In a now legendary example of an accident at work, a construction worker claimed compensation for an accident that occurred during his break when he went to light a cigarette and sat on an unprotected skylight near the roof. From the employer’s point of view, the work was not in the course of work and the employee had been sufficiently warned not to sit on the spot (the court also found that the vulgar instruction “Shit, don’t climb on those skylights, you might fall off” was sufficient). Nevertheless, in the end, the courts held that when an employee stops work for a while, even though the employer has not declared a break in work, to smoke a cigarette during working hours, this is a normal act of the employee which cannot relieve the employer from liability for any accident that occurs to the employee at that moment. The injury was therefore accepted as work-related and the only subsequent consideration was the degree of contributory fault of the employee who failed to heed his employer’s warning.

Situations where, for example, an employee collapses or has an epileptic seizure at work and as a result injures his or her head are controversial. The employer must investigate what exactly led to the collapse or seizure. If the cause was any increased exertion, which may have included stress, i.e. mental exertion, then the subsequent injury is a work-related injury. This fact has been repeatedly confirmed by the Czech courts.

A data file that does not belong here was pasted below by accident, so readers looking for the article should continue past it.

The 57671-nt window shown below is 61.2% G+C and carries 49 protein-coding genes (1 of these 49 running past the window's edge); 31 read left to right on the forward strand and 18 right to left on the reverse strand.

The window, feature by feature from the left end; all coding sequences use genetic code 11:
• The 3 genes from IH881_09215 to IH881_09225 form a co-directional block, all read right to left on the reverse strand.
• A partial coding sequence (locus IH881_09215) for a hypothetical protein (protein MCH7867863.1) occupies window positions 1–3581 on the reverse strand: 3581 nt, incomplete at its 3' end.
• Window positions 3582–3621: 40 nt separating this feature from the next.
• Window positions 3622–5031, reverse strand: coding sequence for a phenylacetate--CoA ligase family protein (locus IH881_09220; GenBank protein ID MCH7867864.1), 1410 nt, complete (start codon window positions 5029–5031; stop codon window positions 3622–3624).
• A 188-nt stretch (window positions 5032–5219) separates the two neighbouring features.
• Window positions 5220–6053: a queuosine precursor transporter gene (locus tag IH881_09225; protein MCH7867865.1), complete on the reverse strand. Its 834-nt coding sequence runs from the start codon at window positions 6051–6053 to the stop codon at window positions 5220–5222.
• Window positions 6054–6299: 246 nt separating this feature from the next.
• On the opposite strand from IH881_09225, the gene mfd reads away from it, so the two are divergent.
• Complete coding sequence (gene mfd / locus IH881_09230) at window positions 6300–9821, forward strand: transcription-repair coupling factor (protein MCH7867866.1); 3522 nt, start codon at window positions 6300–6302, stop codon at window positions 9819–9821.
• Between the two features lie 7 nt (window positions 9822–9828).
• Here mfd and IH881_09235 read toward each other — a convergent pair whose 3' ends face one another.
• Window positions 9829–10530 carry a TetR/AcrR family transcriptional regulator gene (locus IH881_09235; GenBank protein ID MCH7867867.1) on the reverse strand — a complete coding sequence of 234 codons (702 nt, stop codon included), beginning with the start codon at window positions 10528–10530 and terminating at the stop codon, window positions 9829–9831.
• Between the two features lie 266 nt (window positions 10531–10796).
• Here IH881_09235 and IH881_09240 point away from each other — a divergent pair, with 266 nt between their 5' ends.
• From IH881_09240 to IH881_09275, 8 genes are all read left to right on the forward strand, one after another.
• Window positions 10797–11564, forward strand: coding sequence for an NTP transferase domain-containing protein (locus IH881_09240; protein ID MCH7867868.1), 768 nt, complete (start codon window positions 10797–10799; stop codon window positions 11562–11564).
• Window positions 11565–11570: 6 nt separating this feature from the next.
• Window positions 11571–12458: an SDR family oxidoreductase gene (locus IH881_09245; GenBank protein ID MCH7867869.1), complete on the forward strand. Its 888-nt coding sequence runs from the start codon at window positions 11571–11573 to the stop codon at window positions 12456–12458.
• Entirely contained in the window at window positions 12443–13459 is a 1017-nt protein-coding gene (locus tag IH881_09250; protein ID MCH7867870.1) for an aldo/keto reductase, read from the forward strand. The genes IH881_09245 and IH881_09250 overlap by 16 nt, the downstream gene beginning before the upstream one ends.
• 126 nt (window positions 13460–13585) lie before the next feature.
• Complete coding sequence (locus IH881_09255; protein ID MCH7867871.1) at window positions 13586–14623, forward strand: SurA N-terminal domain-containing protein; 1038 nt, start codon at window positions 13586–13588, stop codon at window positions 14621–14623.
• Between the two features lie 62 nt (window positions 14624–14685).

If it is confirmed that the accident was work-related, the employer must enter it in the accident book and, if it was an accident with incapacity for work for more than 3 days, he must draw up a record and send it to the relevant authorities and institutions and also forward it to the employee.

Tip: If the employer is concerned that there has been a loss or change in the employee’s ability to work, for example if the employee has not worked for more than 8 weeks after a work-related accident with severe consequences, the employer can order an emergency medical examination. We have covered this topic in more detail on our blog.

What about accidents on lunch break, on a business trip or on the way to the doctor?

Occasionally, we receive queries where the injury occurred de facto during or shortly before or after working hours, but the employee was away from the workplace at the time. In this case, we need to distinguish which moment it was.

  • If you are only on your way to the workplace, or have already left it after working hours, this is not in the performance of your duties and any injury is not work-related.
  • If you leave for lunch or a doctor’s appointment, the same applies as in the previous point.
  • If you go to a business meeting or go on a business trip, the situation is different as it is in the performance of your duties. If you have an accident at a meeting or on the way to a meeting, it is considered work-related.
  • On the other hand, if you are celebrating the birth of a colleague’s child in the office after work and you knock over a desk and break your arm, it is not a work-related accident, even though it happened in the workplace.

Local time and material considerations are always taken into account to assess whether it was directly related to the performance of work tasks.

What am I entitled to if I have an accident at work?

Consider first the situation where you have had an accident at work that was not your fault – that is, you were not under the influence of alcohol, you did not break a set procedure or a regulation.